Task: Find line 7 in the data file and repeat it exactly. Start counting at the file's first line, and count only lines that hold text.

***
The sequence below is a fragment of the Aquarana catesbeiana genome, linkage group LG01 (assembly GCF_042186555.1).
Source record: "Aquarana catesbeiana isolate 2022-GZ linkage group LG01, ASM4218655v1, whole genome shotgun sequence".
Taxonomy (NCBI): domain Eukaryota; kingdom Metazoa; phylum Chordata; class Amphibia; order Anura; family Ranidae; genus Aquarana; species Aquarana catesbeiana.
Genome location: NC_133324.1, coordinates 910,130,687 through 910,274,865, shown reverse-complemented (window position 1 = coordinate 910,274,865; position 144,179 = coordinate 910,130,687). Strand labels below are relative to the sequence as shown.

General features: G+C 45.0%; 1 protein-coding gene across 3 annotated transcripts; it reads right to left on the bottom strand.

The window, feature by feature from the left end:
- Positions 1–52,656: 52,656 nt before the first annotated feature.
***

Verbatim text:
- Positions 1–52,656: 52,656 nt before the first annotated feature.